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You have to see it to believe it: in 2010, men and women are still being banished from their families for loving someone of their own gender.

“It’s within families that homophobia still hasn’t diminished”, note the organisations.

For the past two years, in fact, cases of minors being rejected by their families, and finding themselves in the street, have been increasing in a frightening way. Insults, beatings, surveillance, confinement: all of these and more occurr when families find out about the homosexuality of their child. Some parents take it out literally on their boys or girls, leaving them no other choice but to move to the street.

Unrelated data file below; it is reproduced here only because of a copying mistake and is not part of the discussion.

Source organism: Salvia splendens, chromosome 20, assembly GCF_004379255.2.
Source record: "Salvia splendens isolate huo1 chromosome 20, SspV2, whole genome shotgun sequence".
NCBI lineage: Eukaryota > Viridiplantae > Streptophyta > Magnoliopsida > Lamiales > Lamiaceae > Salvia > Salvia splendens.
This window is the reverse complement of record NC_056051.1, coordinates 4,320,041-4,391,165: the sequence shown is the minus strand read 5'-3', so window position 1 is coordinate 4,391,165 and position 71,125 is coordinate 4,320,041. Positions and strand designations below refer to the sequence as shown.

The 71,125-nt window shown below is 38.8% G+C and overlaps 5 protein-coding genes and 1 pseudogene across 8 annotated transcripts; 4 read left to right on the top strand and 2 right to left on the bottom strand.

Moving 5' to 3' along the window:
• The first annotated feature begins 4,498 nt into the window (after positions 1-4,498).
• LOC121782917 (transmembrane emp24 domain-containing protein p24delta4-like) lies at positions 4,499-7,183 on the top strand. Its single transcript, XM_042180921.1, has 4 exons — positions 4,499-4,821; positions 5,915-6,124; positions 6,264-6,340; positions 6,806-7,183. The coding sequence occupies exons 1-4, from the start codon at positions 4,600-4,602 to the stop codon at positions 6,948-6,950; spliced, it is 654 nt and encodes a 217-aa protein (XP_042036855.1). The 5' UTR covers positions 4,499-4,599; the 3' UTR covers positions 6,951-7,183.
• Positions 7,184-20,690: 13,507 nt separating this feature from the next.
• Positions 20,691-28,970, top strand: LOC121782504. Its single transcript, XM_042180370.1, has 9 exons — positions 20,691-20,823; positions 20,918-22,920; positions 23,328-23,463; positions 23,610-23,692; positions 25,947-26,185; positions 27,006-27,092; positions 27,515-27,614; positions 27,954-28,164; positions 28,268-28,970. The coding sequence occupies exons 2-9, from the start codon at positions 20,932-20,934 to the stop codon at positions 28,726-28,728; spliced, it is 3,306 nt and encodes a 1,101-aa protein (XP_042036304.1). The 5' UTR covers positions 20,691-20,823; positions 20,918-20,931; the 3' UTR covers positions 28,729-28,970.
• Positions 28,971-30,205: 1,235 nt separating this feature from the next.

For months, Jean-Marie Périer has travelled accross France, meeting those to whom parents have said “get out of here!”, children thrown out of their homes by their mother or father, because of their sexual orientation.

Sandra, Antoine, Jimmy, Hassan and other come from all kinds of backgrounds, and the situation unfolded similarly for all of them: you’re gay? Then get out. But that is just the beginning of the ordeal, since they now have to learn to survive in the streets, without having even reached 18.

Jean-Marie Périer wanted to give a voice to the young people whose stories challenged any preconceived ideas. Eleven deeply moving accounts in which the distress of these minors is combined with Jean-Marie Périer’s cry of outrage.


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